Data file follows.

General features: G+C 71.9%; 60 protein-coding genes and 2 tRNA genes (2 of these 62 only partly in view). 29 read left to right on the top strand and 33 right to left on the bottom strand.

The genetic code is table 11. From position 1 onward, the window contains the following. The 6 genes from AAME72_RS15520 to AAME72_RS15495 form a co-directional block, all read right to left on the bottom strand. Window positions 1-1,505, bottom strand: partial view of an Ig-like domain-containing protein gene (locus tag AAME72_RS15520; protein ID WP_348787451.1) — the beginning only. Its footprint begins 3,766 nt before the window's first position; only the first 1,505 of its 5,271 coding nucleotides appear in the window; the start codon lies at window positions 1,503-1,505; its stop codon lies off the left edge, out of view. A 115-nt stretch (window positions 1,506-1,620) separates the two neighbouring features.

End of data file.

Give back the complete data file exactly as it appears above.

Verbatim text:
General features: G+C 71.9%; 60 protein-coding genes and 2 tRNA genes (2 of these 62 only partly in view). 29 read left to right on the top strand and 33 right to left on the bottom strand.

The genetic code is table 11. From position 1 onward, the window contains the following. The 6 genes from AAME72_RS15520 to AAME72_RS15495 form a co-directional block, all read right to left on the bottom strand. Window positions 1-1,505, bottom strand: partial view of an Ig-like domain-containing protein gene (locus tag AAME72_RS15520; protein ID WP_348787451.1) — the beginning only. Its footprint begins 3,766 nt before the window's first position; only the first 1,505 of its 5,271 coding nucleotides appear in the window; the start codon lies at window positions 1,503-1,505; its stop codon lies off the left edge, out of view. A 115-nt stretch (window positions 1,506-1,620) separates the two neighbouring features.